Statistics and Methodology Consulting


To request statistical and methodology consulting, please complete this Consult Request Form.

Advice and Planning

Our biostatisticians collaborate with investigators in planning scientific studies, providing advice on:

  • Effective experimental study design
  • Efficient data collection and database management
  • Appropriate analytical techniques

If you want to ensure that your study will collect useful data and produce publishable results, let us help you on the front end of your study when the critical decisions are being made. Seeking a biostatistician’s advice during the study-planning stage can also lead to quicker, more productive analyses when the study ends.

Data Management and Analysis

Data Management – depending on the needs of your study, we can manage your data collection process from start to finish (see our Clinical Trials page) or we can take a finished database from you (or anything in between).

Analysis – Preventive Medicine is home to 5 PhD-level biostatisticians and numerous other statistical and computer personnel to support the analysis of study data. Our biostatisticians are highly trained in range of analytical methods, including:

  • Longitudinal data analysis
  • Bayesian data analyses
  • Statistical genomics
  • Survival analyses
  • Mixed effects models
  • Generalized Estimating Equations

Although we recommend that you contact us when planning your scientific study, to ensure that the data collected will be useful for testing study hypotheses, in many cases we can also provide support services for data that have already been collected. Many researchers publish medical studies using incorrect statistical tests or misinterpreted statistics. Our experienced and knowledgeable biostatisticians can offer very useful advice to ensure the best and most appropriate analysis of your data.

What is Experimental Study Design?

An experimental study tries to determine whether a treatment has an effect on patients. To do this, it is necessary to have both a treatment and a control group. By having both a group that received the treatment and group that does not, researchers control for the possibility that other factors not related to the treatment are responsible for the difference between the two groups. It is also important that both the treatment and control groups are of adequate size to determine whether an effect took place or not. Finally, it is important to make sure that both groups are statistically similar (except for the treatment).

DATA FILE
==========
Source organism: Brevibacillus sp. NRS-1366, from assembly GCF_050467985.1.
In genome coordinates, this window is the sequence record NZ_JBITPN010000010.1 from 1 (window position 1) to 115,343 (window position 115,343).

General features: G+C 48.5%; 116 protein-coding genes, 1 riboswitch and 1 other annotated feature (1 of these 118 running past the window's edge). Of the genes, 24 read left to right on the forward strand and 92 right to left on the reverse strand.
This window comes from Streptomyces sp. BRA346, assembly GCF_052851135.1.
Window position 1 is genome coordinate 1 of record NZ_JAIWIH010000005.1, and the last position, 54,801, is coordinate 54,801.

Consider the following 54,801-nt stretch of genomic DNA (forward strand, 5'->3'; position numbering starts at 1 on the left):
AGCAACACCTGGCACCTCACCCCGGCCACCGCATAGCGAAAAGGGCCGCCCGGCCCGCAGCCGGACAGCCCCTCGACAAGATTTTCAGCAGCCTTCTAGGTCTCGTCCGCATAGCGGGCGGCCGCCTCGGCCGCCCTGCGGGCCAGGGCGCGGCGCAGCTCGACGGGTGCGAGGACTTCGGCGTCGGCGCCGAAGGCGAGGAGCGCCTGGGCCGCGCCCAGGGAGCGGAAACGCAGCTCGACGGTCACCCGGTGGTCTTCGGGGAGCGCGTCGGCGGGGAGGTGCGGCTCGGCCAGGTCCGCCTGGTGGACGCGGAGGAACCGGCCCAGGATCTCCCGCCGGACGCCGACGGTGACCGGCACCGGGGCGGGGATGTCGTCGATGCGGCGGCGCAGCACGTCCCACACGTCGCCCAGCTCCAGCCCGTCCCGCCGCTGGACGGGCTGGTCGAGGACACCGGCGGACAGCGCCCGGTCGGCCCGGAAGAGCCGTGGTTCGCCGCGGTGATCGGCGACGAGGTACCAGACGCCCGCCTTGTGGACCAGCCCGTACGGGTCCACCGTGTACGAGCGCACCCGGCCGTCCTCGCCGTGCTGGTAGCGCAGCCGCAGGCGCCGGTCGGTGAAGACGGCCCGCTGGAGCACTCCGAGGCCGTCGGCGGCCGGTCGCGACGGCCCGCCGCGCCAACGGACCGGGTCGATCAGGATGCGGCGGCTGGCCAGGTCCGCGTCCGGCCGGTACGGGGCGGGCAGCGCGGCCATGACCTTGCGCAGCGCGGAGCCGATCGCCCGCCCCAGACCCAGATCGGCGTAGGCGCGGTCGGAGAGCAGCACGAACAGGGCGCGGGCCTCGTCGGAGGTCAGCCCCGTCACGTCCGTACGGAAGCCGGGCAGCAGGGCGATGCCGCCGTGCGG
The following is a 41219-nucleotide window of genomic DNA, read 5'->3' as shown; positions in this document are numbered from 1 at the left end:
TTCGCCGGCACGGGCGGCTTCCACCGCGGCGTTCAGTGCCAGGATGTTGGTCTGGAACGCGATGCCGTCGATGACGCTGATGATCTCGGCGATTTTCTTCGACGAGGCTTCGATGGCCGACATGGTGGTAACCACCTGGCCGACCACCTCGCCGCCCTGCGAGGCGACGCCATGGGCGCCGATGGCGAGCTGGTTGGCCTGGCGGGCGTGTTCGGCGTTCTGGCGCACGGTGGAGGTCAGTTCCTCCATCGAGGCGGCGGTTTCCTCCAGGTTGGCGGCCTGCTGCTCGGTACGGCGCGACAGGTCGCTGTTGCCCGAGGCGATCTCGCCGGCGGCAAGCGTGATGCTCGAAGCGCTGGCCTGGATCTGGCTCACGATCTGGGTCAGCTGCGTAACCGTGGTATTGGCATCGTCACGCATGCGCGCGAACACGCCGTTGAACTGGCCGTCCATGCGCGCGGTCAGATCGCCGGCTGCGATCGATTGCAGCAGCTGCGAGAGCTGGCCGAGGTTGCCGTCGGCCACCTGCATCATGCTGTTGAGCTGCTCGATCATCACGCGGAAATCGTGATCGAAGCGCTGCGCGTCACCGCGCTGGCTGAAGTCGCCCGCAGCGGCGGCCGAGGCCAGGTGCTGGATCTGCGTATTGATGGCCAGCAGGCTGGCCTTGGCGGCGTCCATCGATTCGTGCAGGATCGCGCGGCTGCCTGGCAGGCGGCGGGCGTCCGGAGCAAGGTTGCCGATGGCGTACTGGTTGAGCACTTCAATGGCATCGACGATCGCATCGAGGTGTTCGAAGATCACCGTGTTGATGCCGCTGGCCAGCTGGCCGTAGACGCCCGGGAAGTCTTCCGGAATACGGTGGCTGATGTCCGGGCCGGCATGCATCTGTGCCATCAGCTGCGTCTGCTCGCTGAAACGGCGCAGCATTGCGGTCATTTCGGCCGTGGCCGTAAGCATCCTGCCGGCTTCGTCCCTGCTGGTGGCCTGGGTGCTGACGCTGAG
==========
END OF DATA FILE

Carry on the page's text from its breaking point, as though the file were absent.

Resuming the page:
Before you begin any research, it is important to think through the following types of questions:

  • What is your research hypothesis or study question?
  • What defines your ‘treatment’?
  • What is your primary outcome? Do you have any secondary outcomes?
  • Who is your target population? Do you want to look at any population subgroups?
  • Who will be your ‘control group’?
  • How will you select your treatment and control groups?
  • How will you recruit study subjects?

How Can a Biostatistician Help Me with Efficient Data Collection?

Based on their experience with hundreds of research studies, our biostatisticians can help you determine:

  • Appropriate primary and secondary outcomes
  • Sample size
  • Data collection strategies
  • Analytical approaches

When these are tailored to your study hypotheses, you won’t waste time or money.

Why is it Important to Select the Appropriate Analytical Technique Before I Collect Data?

Not all analytical techniques are created equal. In many cases, higher impact journals are looking for more sophisticated analyses (e.g. not just a simple t-test). In all cases, journals expect investigators to design studies that are able to truly test their hypotheses. This requires that everyone take the time to think about their analyses ahead of time.

In many cases, the analytical technique to be used placed specific ‘demands’ on the data to be collected. For example, it may require:

  • Specific data elements be collected (to be comparable to previous studies)
  • Data to be collected at specific points in time
  • Data be collected for at least some minimum number of patients (sample size)
  • Data be collected for specific types of patients (sample strata)

For all these reasons and more, collecting data before selecting the analytical technique is often similar to ‘…putting the cart before the horse.”

What is the Difference between Consulting and Collaboration?

Consulting requests tend to be relatively focused in nature, often with very specific endpoints in mind, such as an analysis or a paper; as such, consultations are usually of limited duration, ranging from a few weeks to a few months. The University provides some support to the Department of Preventive Medicine so that we can offer these consulting services to faculty and students across the campus on a first come, first serve basis. The intention of consulting support is to stimulate and support research at multiple levels in the university.

Collaborations are generally less focused and more ongoing in nature. They also tend to be directed towards and/or supported by funded research projects. Biostatisticians (and other faculty members of Preventive Medicine) serve as co-investigators, co-PIs and PIs on numerous funded research projects with investigators from various UTHSC schools and departments as well as investigators from around the world. We welcome the opportunity to explore collaborative opportunities with investigators from a wide range of scientific backgrounds.

keyboard and stethos image

Teresa M. Waters, Ph.D.
Chair
Department of
Preventive Medicine
66 N. Pauline Street, Suite 633
Memphis, TN 38163
Phone: 901-448-5900